Monday, June 23, 2014

HCRH Bike Tour - Friends of the Columbia Gorge

Ginko Spot - HCRH Bike Tour
Friends of the Columbia Gorge. HCRH State Trail. June 22, 2014
Copyright © 2014 A. F. Litt, All Rights Reserved

The complete gallery:

On Facebook:

HCRH Bike Tour
Friends of the Columbia Gorge. HCRH State Trail. June 22, 2014
Copyright © 2014 A. F. Litt, All Rights Reserved

Eagle's Nest - HCRH Bike Tour
Friends of the Columbia Gorge. HCRH State Trail. June 22, 2014
Copyright © 2014 A. F. Litt, All Rights Reserved

Friday, June 13, 2014

Instagram Photos on Facebook

Original Caption on Instagram: Dry creek bridge
Correct Caption: Dry Canyon Creek Bridge

With this project, I struggle with how much “me” to put in…  Primarily, I focus on the history and locations of the HCRH and this is where I’d like to keep it for the most part.  Because of this, I’ve avoided talking much about my process, except for the occasional posts on the direction of this project or posts about taking short breaks here and there while I work on other jobs or when I need to focus on my family for awhile.

However, something has been bugging me this morning…  I’ve been having an internal debate about the Instragram posts I’ve been sharing for the last few months. 

These photos are really nothing more than “selfies” without the self.  Quick shots with my phone that I capture, caption, and post from the field when I am out exploring and scouting the old highway.  Because of this, the quality is not what I usually aim for with my photos and the captions are short, vague and sometimes a little off.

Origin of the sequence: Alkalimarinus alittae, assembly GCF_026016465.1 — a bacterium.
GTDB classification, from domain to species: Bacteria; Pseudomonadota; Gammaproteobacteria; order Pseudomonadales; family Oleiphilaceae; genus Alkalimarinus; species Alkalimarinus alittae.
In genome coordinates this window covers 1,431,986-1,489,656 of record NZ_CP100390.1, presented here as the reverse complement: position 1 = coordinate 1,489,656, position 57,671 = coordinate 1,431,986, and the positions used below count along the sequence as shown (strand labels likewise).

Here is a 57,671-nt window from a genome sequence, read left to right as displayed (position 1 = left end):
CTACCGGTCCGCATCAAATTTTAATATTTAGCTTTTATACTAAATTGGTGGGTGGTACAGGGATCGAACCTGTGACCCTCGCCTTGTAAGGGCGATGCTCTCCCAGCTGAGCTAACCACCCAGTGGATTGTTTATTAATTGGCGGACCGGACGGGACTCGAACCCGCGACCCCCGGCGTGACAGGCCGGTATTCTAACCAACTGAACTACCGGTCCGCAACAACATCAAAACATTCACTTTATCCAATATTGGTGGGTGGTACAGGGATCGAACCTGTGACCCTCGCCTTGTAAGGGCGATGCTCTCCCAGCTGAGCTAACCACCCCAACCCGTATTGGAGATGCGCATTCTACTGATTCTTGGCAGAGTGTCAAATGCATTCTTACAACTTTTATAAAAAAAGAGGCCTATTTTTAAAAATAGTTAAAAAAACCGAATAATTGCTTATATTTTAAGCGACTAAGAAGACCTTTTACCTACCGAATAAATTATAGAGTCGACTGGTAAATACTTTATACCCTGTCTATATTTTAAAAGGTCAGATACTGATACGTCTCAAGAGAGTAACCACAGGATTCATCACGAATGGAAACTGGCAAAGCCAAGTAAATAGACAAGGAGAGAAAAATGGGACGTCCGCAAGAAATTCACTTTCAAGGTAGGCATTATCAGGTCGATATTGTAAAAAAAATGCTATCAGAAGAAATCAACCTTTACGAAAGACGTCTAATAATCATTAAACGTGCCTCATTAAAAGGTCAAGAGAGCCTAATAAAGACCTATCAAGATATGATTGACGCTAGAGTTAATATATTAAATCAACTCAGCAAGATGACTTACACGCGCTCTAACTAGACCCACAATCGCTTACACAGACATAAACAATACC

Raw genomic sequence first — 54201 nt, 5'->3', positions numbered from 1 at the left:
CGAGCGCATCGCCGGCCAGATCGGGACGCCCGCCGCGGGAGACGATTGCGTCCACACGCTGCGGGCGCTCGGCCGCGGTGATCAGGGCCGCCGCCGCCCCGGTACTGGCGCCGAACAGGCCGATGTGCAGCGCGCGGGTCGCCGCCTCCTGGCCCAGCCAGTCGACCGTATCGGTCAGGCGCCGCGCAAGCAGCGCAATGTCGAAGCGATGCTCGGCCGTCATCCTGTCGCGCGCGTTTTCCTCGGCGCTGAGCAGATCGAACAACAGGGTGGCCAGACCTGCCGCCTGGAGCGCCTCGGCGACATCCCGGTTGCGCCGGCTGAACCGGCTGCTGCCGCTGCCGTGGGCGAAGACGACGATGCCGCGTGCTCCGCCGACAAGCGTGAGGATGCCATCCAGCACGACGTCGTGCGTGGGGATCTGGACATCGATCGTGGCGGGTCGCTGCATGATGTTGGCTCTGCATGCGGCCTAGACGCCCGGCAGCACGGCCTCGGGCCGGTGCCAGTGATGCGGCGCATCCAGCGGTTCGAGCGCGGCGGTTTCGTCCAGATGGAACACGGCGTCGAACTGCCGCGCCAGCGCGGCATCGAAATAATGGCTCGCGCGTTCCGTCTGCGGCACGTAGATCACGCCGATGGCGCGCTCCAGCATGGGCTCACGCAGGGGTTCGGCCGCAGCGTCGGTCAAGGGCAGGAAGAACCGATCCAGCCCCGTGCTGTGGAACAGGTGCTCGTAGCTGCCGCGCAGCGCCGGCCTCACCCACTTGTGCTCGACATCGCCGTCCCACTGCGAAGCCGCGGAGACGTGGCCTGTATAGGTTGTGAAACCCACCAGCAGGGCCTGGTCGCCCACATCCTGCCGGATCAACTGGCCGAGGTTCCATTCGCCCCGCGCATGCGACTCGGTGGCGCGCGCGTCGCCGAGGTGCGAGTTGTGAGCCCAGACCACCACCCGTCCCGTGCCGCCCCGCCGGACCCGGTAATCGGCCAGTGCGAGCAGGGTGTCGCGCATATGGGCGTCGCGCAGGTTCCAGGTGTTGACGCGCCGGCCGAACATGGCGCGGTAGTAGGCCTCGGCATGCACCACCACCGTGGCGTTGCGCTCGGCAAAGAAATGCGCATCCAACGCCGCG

One of the things I pride myself on as a writer, historian and journalist is accuracy.  I am human, so I do make mistakes, but I feel that I do a pretty good job with this, overall.  If I am uncertain about something, I try to make that clear.  If something I post is pure speculation, I try to note that as well. 

My project is not the only one out there working on covering this material right now, and what I bring to the table that others do not, beyond a passion for the subject matter, is the sheer number of hours I am putting into this, literally years of my life are going into this project.  Some of it out in the field bushwhacking through ticks, spiders, snakes, and poison oak, some of it pouring through thousands of pages of books, documents, maps, and other sources.